Treating floods displaced communities in Southern Sindh
October 6, 2010
Mohammed Khan* was spending the summer holiday, waiting to join the 10th grade when the floods came and submerged his hometown of Khaipur and many other parts of Pakistan. The torrential rains and massive water flows washed away his village Khaipur and changed his life. Fleeing their collapsed house with his parents and eight siblings, Mohammad became one of the 6,000 internally displaced people in Shahbaz Colony Camp, Jamshoro, Sindh province. The fifteen-year-old Mohammad had to stop school and now runs a small convenience shop in the camp.
Mohammad, however, considers himself luckier than his new neighbours. “We lost our house. So did our neighbours. But we have this shop to earn money but our neighbours have nothing to do,’’ he said.
Following the floods, Jamshoro has become a new home for nearly 43,000 people, most of whom are from the surrounding villages of Dadu, Khaipur, Jacobabad, and Sehwan and now live in makeshift shelters in various camps or any dry open space they could find. It’s a bitter irony that these people fled floodwaters, only to now find themselves in a barren and parched wasteland nothing short of a desert, where the sun still beats down mercilessly even though summer is ending. Every day choking dust storms sweep in and peoples’ tents and makeshift shelters offer little respite from constantly buffeting winds. A few families have found refuge in an abandoned low cost housing settlement, but they have no access to running water and depend on regular MSF tanker trucks for safe water.
“The water took away everything we had. Now we do not have a house, land to farm or any of our cattle. We do not know what to do and where to go,” Nablia Adwani said while waiting at an MSF mobile clinic to have a doctor assess the diarrhoea she was suffering from.
In the aftermaths of the floods, MSF’s priority is to provide flood-affected population with access to healthcare, clean water and essential items such as cooking kits, hygiene kits, and tents. In and around Jamshoro, MSF provides health consultations and treatment through its mobile clinics and Diarrhoea Treatment Centres (DTC).
For the poor, health care is already a luxury and the floods only exacerbate this situation. A consultation in a local private health clinic costs at least 300 rupees (enough to buy two meals), a price that is way beyond the means of most of people in the camp. The critical lack of proper shelter and safe water are driving increased unhygienic living condition which has meant a sharp increase in the number of people who need health care.
“I have been sick for five months and I do not have enough food for my six children, let alone paying to see the doctor,’’ said Aamila Bodani. Today after being attended to by MSF doctor Adeela Khan she waits to have her prescription dispensed. “I am glad that now we can get medicine for free in this camp."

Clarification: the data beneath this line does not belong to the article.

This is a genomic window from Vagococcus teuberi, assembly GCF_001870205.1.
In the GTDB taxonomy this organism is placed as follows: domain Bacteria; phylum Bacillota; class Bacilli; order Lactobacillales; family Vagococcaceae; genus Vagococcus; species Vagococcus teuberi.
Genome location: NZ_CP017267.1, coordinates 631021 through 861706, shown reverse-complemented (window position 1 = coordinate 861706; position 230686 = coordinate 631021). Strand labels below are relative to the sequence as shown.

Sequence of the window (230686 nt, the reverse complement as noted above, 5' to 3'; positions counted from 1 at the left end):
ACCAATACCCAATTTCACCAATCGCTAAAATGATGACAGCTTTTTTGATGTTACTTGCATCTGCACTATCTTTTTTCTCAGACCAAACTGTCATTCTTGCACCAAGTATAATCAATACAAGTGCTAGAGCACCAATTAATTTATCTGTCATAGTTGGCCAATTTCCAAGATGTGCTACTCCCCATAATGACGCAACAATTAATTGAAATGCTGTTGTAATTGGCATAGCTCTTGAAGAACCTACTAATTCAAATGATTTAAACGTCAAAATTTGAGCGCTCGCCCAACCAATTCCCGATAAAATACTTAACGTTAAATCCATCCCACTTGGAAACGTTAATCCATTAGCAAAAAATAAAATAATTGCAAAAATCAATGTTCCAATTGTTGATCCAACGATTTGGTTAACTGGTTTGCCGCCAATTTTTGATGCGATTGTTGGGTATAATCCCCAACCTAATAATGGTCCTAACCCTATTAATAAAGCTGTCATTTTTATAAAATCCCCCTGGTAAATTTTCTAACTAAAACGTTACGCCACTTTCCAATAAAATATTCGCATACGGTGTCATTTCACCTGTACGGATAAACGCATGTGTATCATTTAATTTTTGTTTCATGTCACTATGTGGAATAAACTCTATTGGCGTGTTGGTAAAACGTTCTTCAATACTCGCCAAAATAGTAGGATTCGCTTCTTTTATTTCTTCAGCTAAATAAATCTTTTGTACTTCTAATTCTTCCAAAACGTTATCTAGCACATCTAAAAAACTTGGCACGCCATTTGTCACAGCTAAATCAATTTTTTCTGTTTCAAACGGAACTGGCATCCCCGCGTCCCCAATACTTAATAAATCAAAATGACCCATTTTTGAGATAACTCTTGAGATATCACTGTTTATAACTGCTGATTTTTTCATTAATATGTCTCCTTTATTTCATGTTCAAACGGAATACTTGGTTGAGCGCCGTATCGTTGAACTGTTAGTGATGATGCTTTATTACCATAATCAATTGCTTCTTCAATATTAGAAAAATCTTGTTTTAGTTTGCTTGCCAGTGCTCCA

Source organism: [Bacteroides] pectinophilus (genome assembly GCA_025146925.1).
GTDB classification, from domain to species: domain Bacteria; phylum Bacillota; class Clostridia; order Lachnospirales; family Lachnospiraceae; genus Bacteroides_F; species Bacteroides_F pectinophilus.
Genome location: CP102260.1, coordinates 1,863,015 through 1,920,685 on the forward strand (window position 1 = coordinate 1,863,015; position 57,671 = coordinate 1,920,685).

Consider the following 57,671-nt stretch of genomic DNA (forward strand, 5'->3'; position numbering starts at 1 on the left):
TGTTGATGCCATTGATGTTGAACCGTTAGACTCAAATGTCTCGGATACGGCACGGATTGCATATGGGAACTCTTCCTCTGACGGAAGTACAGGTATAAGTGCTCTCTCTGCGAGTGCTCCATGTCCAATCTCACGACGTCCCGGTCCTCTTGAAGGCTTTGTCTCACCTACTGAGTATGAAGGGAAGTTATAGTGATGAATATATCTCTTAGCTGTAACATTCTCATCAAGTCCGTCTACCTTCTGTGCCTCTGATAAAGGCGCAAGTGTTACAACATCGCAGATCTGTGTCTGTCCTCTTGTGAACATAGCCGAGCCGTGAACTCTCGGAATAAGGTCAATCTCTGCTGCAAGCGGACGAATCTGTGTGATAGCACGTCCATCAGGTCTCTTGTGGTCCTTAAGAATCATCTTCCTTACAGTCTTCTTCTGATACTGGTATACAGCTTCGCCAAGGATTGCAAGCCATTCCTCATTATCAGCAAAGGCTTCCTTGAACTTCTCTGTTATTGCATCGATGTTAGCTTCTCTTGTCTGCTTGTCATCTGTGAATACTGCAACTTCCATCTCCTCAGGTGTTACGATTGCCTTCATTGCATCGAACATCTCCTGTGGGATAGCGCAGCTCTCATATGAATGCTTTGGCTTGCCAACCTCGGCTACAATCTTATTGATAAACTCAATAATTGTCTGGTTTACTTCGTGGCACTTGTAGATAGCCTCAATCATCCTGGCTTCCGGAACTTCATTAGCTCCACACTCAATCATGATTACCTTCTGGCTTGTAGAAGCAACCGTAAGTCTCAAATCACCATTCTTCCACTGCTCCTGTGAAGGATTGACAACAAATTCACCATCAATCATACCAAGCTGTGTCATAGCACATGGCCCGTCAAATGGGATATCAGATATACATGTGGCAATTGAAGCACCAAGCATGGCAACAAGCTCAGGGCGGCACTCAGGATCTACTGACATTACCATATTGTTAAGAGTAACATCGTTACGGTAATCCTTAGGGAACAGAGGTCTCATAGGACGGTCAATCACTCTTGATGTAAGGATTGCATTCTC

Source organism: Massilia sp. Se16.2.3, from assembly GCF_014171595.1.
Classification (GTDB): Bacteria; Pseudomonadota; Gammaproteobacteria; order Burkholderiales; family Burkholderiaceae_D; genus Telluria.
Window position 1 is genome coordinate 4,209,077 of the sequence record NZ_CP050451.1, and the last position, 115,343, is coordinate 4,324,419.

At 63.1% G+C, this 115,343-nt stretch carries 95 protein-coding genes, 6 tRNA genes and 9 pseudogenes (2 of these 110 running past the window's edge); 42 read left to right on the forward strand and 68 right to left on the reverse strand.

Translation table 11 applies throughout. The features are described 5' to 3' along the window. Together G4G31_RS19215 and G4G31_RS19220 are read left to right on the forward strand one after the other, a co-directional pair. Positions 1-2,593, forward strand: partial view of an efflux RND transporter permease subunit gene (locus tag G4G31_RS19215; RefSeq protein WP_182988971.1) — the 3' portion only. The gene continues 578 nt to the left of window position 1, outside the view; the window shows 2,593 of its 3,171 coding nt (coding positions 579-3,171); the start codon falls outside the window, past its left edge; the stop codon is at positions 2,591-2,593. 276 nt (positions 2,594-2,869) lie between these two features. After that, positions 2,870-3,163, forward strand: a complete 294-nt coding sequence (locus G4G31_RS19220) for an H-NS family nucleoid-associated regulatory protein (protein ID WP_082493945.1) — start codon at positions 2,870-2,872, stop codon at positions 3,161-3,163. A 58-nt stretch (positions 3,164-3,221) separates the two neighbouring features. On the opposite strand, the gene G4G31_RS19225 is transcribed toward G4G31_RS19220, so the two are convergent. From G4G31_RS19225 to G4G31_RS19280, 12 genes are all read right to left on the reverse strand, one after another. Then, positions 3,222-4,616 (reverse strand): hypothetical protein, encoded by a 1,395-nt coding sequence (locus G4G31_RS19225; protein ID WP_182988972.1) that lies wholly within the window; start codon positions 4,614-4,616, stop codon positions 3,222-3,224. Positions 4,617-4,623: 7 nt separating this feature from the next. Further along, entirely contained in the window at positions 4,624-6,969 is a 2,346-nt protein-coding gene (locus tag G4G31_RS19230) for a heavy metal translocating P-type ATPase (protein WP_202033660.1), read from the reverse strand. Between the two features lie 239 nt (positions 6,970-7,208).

Just two hours into their activities in Shahbaz, MSF medical team saw over 100 patients, most of them have skin diseases, diarrhoea, and eye infections. Using a coloured sliding measure placed around the middle upper arm, the team has started screening for malnutrition among children under five, pregnant and lactating women and provides high-calorie biscuits to those with showing signs of malnutrition. Since the onset of the floods emergency in Sindh two MSF mobile clinic teams, have conducted 4,001 consultations in and around Jamshoro.
In neighbouring Sehwan, 120 kilometres north of Jamshoro, MSF has opened a new DTC to treat and prevent an area-wide outbreak of acute watery diarrhoea. “Sehwan is densely populated and here we have discovered many unattended pockets of people in this area with high needs in terms of health care and access to safe water. Our DTC can accommodate 20 patients at the moment but we are ready to increase capacity to 100 beds if there is an outbreak," Monica Falk, MSF’s medical focal point for Jamshoro, said.
In addition to providing at least 300,000 litres of safe water per day to displaced population in and around Jamshoro, to improve the hygiene of their living condition, MSF health promoters go around the camps to raise awareness on proper hygiene, measures to reduce the risk of catching diarrhoea and what to do if one is infected.
“It does not help patients to take diarrhoea medication when they take it with contaminated water, or when they do not know enough about hygiene,” said Dr Adeela Khan said while examining a patient at the mobile clinic.
Two months after the floods hit Pakistan, the needs of hundreds of thousands of flood affected people remain huge and much more remains to be done. Walking back to her tent clutching her medication Aamila said she and her family just want to go back to their village and restart their lives. But that is a long-term plan. “For now, I just want my children to be healthy, for them to have enough food and water,” she said.
* All names have been changed to protect anonymity of patients
Since 1988, MSF has been providing medical assistance to Pakistani nationals and Afghan refugees suffering from the effects of armed conflicts, poor access to health care and natural disasters in KPK, FATA, Balochistan, Sindh, Punjab, and Kashmir.
Since the start of the floods in Pakistan MSF has distributed 57,714 relief item kits and 13,755 tents; treated over 1,748 malnourished children, performed 49,534 medical consultations; set up seven Diarrhoea Treatment Centres; continuously conducts seven mobile clinics; distributes 1,250,400 litres of clean, safe water per day; built 714 latrines.
135 international staff are working alongside 1,198 Pakistani staff in MSF’s existing and flood response programs in Pakistan.
MSF does not accept funding from any government for its work in Pakistan and chooses to rely solely on private donations.